Great Train Robber dies aged 81

18:10 28 February 2013

Bruce Reynolds has died aged 81, just before the 50th anniversary of the heist. File picture: PA Wire

Bruce Reynolds has died aged 81, just before the 50th anniversary of the heist. File picture: PA Wire

The main man behind the Great Train Robbery has died - just months before the 50th anniversary of the heist

Bruce Reynolds (left) and Buster Edwards, two of the Great Train Robbers. Picture: PA/PA WireBruce Reynolds (left) and Buster Edwards, two of the Great Train Robbers. Picture: PA/PA Wire

Londoner Bruce Reynolds, 81, died in his sleep this morning after a period of ill-health in which he was looked after by his son, Nick.

Reynolds was in the gang that made off with more than £2.5 million - equivalent to £40 million today - when they held up the Royal Mail travelling post office which ran between Glasgow and London.

Antiques dealer Reynolds was nicknamed “Napoleon” and after the Great Train Robbery, he fled to Mexico on a false passport and was joined by his wife, Angela, and son, Nick.

Family friend John Schoonraad said he always found Reynolds to be the “perfect gentleman” and a “philosophical, gentle person”.

The robbery took place 50 years ago. File picture: PAThe robbery took place 50 years ago. File picture: PA

Mr Schoonraad said Reynolds had been ill for a number of days and had a “chest complaint”.

He said: “He was a very nice man. I know in the past he was a bit notorious, well, really notorious, for the Great Train Robbery.”

Eddie Richardson, an old friend of Reynolds who spent time with him in prison, said he was sad to hear about his death and described him as “good company”.

“Make his mark”

Bruce Reynolds in 2003. Picture: Matthew Fearn/PA WireBruce Reynolds in 2003. Picture: Matthew Fearn/PA Wire

Richardson, described on his website as a 1960s “south London gangland boss”, said: “He was all right. He was his own man. He done his own thing. There’s only a couple left now.

“I used to do a bit of running with him (in prison).”

Having spent 25 years in jail himself, Richardson recalled Reynolds being a good friend to him on occasion behind bars.

He said: “He was quite good. He was good company, an experienced person, had a few stories to tell.

“I’m sad to hear the news, and it’s a shame really.”

They later moved on to Canada but the cash from the robbery ran out and he came back to England.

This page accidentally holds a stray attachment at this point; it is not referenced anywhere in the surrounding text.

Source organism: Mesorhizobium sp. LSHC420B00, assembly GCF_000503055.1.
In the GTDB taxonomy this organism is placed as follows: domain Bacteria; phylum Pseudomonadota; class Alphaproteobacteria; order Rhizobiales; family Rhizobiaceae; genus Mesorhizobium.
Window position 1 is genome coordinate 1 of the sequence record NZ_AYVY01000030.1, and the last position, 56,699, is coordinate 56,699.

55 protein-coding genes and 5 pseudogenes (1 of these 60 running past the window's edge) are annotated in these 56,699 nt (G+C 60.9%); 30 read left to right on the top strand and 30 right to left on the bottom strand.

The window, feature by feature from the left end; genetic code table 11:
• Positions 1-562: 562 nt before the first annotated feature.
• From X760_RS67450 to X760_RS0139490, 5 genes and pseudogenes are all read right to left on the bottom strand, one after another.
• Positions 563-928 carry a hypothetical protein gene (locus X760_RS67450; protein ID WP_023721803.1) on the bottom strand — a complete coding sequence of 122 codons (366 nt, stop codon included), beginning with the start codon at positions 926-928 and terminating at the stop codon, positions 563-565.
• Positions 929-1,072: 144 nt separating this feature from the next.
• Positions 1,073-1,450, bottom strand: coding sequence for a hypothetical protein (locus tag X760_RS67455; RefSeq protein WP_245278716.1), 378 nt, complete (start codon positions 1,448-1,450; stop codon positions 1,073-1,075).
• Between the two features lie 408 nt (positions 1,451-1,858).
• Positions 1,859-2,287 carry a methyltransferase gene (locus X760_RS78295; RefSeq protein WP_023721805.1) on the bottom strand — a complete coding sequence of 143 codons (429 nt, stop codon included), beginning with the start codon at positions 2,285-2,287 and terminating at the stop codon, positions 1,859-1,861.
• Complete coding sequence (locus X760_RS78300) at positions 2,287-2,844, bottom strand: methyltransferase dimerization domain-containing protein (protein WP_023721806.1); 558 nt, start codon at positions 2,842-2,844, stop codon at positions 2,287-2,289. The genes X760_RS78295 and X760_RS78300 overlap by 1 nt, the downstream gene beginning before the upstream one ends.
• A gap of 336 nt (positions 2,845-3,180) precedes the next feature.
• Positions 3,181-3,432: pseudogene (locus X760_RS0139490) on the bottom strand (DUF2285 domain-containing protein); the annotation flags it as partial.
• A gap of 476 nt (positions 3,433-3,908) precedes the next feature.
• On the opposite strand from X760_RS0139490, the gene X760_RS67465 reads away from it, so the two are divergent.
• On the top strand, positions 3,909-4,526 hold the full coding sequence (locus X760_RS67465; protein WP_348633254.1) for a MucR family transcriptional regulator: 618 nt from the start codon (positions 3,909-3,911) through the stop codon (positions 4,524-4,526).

Five years after the heist, in 1968, a broke Reynolds was captured in Torquay and sentenced to 25 years in jail.

He was released on parole in 1978 and moved, alone and penniless, into a tiny flat off Edgware Road.

In the 1980s he was jailed for three years for dealing amphetamines.

Reynolds said he wanted to get rich but also to “make his mark” with a crime to go down in the history books.

His memoirs, written in 1995, said the Great Train Robbery proved a curse which followed him around and no-one wanted to employ him, legally or illegally.

“I became an old crook living on handouts from other old crooks,” he said.

Reynolds marked the 40th anniversary of the heist, in 2003, as guest of honour at a village fete in Oakley, Buckinghamshire, close to the farm where the gang hid after the crime.

Latest Stories

Yesterday, 14:16
The twins, who spend most of their day latched onto dad, have been named Winnie and Piglet by zookeepers ahead of this weekend’s Winnie the bear celebration at the Little Creatures family festival.

These two new arrivals, born just in time for a weekend celebrating the bear who inspired Winnie the Pooh, have been given some very apt names.

Read more
Yesterday, 15:14
Police were called to the house of Sam Taylor Wood, seen here with husband Aaron Taylor Johnson at the European premiere of 'Godzilla' in Leicester Square in May, after the machine gun was spotted through a window  (Photo by Ian Gavan/Getty Images)

Sam Taylor-Johnson got a visit from the firearms squad last night after a spotter-by noticed a machine gun in her house and called the police.

Read more
Yesterday, 13:01
Firearms officers arrested the suspect

Members of the public helped to thwart an attempted armed robbery in Whitechapel yesterday.

Read more

Quirky London

Quizzes

Amy Winehouse's second album became a classic

Are you an Amy Winehouse superfan?

Read more
I'm only going to say this once: Stand. On. The. Right.

James Bond is Britain’s most famous secret agent, and the capital is its most famous city, so it makes sense that 007 would live and work here when he isn’t gallivanting around the world.

Read more
Can you find the animals hiding in London station names? (Photo by Peter Macdiarmid/Getty Images)

You may not realise it but there are animals hiding in stations across London? Play our quiz and see if you can you find them:

Read more